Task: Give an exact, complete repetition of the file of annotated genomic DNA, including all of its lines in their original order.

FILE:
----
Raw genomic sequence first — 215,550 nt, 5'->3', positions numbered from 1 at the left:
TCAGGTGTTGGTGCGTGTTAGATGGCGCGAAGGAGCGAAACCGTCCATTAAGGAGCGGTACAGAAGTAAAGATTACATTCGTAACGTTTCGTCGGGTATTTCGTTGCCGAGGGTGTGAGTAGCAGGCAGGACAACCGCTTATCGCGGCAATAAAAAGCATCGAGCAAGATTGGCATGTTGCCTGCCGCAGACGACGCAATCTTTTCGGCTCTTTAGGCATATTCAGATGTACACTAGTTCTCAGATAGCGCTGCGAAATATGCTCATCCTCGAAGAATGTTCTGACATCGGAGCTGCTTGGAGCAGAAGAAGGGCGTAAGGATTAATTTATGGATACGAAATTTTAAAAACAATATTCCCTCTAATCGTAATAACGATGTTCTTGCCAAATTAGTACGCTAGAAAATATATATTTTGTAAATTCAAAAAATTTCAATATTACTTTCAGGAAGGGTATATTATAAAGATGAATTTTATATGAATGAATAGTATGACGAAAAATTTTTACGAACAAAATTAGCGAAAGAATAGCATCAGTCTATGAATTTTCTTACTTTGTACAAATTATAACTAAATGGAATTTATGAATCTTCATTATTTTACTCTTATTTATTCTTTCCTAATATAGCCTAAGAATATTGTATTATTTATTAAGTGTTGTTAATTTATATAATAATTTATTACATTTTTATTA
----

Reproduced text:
Raw genomic sequence first — 215,550 nt, 5'->3', positions numbered from 1 at the left:
TCAGGTGTTGGTGCGTGTTAGATGGCGCGAAGGAGCGAAACCGTCCATTAAGGAGCGGTACAGAAGTAAAGATTACATTCGTAACGTTTCGTCGGGTATTTCGTTGCCGAGGGTGTGAGTAGCAGGCAGGACAACCGCTTATCGCGGCAATAAAAAGCATCGAGCAAGATTGGCATGTTGCCTGCCGCAGACGACGCAATCTTTTCGGCTCTTTAGGCATATTCAGATGTACACTAGTTCTCAGATAGCGCTGCGAAATATGCTCATCCTCGAAGAATGTTCTGACATCGGAGCTGCTTGGAGCAGAAGAAGGGCGTAAGGATTAATTTATGGATACGAAATTTTAAAAACAATATTCCCTCTAATCGTAATAACGATGTTCTTGCCAAATTAGTACGCTAGAAAATATATATTTTGTAAATTCAAAAAATTTCAATATTACTTTCAGGAAGGGTATATTATAAAGATGAATTTTATATGAATGAATAGTATGACGAAAAATTTTTACGAACAAAATTAGCGAAAGAATAGCATCAGTCTATGAATTTTCTTACTTTGTACAAATTATAACTAAATGGAATTTATGAATCTTCATTATTTTACTCTTATTTATTCTTTCCTAATATAGCCTAAGAATATTGTATTATTTATTAAGTGTTGTTAATTTATATAATAATTTATTACATTTTTATTA